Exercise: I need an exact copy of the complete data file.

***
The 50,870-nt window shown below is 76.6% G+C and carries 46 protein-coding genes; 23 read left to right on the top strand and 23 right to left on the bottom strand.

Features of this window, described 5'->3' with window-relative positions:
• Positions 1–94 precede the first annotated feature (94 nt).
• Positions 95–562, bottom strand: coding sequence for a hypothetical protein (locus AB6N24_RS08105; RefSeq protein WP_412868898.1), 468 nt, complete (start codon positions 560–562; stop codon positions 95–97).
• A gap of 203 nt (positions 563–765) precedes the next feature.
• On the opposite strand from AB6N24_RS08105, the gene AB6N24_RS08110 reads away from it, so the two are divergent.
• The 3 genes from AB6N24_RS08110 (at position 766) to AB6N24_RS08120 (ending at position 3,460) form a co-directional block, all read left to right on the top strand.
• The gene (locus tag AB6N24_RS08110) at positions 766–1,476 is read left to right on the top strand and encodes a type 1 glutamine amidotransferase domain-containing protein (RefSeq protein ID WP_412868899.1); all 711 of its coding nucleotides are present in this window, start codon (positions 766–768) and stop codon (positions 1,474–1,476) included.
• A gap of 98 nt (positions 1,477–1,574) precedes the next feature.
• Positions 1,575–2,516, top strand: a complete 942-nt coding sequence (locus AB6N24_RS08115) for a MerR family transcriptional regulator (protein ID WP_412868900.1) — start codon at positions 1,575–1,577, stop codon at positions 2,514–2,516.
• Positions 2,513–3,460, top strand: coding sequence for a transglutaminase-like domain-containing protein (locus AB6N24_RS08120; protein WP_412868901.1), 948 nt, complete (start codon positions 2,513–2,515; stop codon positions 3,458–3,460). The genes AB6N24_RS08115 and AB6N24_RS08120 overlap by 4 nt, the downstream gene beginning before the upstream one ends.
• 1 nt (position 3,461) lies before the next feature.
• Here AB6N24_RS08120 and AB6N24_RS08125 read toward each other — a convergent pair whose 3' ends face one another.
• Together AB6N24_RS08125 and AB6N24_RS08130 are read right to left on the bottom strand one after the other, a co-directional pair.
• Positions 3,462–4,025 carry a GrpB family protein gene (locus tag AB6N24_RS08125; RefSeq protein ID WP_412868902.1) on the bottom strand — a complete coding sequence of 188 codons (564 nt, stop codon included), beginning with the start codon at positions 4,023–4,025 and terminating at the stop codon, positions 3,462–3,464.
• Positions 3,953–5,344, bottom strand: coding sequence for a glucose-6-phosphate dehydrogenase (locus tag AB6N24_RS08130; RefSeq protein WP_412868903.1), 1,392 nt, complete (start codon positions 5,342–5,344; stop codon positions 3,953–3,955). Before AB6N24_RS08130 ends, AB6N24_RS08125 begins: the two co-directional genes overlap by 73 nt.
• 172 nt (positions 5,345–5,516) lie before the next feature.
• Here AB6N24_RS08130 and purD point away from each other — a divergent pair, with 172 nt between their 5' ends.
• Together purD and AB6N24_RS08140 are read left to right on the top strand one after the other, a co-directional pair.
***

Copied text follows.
The 50,870-nt window shown below is 76.6% G+C and carries 46 protein-coding genes; 23 read left to right on the top strand and 23 right to left on the bottom strand.

Features of this window, described 5'->3' with window-relative positions:
• Positions 1–94 precede the first annotated feature (94 nt).
• Positions 95–562, bottom strand: coding sequence for a hypothetical protein (locus AB6N24_RS08105; RefSeq protein WP_412868898.1), 468 nt, complete (start codon positions 560–562; stop codon positions 95–97).
• A gap of 203 nt (positions 563–765) precedes the next feature.
• On the opposite strand from AB6N24_RS08105, the gene AB6N24_RS08110 reads away from it, so the two are divergent.
• The 3 genes from AB6N24_RS08110 (at position 766) to AB6N24_RS08120 (ending at position 3,460) form a co-directional block, all read left to right on the top strand.
• The gene (locus tag AB6N24_RS08110) at positions 766–1,476 is read left to right on the top strand and encodes a type 1 glutamine amidotransferase domain-containing protein (RefSeq protein ID WP_412868899.1); all 711 of its coding nucleotides are present in this window, start codon (positions 766–768) and stop codon (positions 1,474–1,476) included.
• A gap of 98 nt (positions 1,477–1,574) precedes the next feature.
• Positions 1,575–2,516, top strand: a complete 942-nt coding sequence (locus AB6N24_RS08115) for a MerR family transcriptional regulator (protein ID WP_412868900.1) — start codon at positions 1,575–1,577, stop codon at positions 2,514–2,516.
• Positions 2,513–3,460, top strand: coding sequence for a transglutaminase-like domain-containing protein (locus AB6N24_RS08120; protein WP_412868901.1), 948 nt, complete (start codon positions 2,513–2,515; stop codon positions 3,458–3,460). The genes AB6N24_RS08115 and AB6N24_RS08120 overlap by 4 nt, the downstream gene beginning before the upstream one ends.
• 1 nt (position 3,461) lies before the next feature.
• Here AB6N24_RS08120 and AB6N24_RS08125 read toward each other — a convergent pair whose 3' ends face one another.
• Together AB6N24_RS08125 and AB6N24_RS08130 are read right to left on the bottom strand one after the other, a co-directional pair.
• Positions 3,462–4,025 carry a GrpB family protein gene (locus tag AB6N24_RS08125; RefSeq protein ID WP_412868902.1) on the bottom strand — a complete coding sequence of 188 codons (564 nt, stop codon included), beginning with the start codon at positions 4,023–4,025 and terminating at the stop codon, positions 3,462–3,464.
• Positions 3,953–5,344, bottom strand: coding sequence for a glucose-6-phosphate dehydrogenase (locus tag AB6N24_RS08130; RefSeq protein WP_412868903.1), 1,392 nt, complete (start codon positions 5,342–5,344; stop codon positions 3,953–3,955). Before AB6N24_RS08130 ends, AB6N24_RS08125 begins: the two co-directional genes overlap by 73 nt.
• 172 nt (positions 5,345–5,516) lie before the next feature.
• Here AB6N24_RS08130 and purD point away from each other — a divergent pair, with 172 nt between their 5' ends.
• Together purD and AB6N24_RS08140 are read left to right on the top strand one after the other, a co-directional pair.